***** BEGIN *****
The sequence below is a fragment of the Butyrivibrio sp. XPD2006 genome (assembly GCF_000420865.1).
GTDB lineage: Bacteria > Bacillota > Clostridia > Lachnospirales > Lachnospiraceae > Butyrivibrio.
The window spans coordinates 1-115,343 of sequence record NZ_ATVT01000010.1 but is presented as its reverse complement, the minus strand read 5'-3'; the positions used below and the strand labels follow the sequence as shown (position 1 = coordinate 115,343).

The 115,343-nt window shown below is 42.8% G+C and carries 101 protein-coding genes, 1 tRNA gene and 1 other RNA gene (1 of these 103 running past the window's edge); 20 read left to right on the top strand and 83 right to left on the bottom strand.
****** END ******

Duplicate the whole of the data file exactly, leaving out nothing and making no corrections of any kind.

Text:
The sequence below is a fragment of the Butyrivibrio sp. XPD2006 genome (assembly GCF_000420865.1).
GTDB lineage: Bacteria > Bacillota > Clostridia > Lachnospirales > Lachnospiraceae > Butyrivibrio.
The window spans coordinates 1-115,343 of sequence record NZ_ATVT01000010.1 but is presented as its reverse complement, the minus strand read 5'-3'; the positions used below and the strand labels follow the sequence as shown (position 1 = coordinate 115,343).

The 115,343-nt window shown below is 42.8% G+C and carries 101 protein-coding genes, 1 tRNA gene and 1 other RNA gene (1 of these 103 running past the window's edge); 20 read left to right on the top strand and 83 right to left on the bottom strand.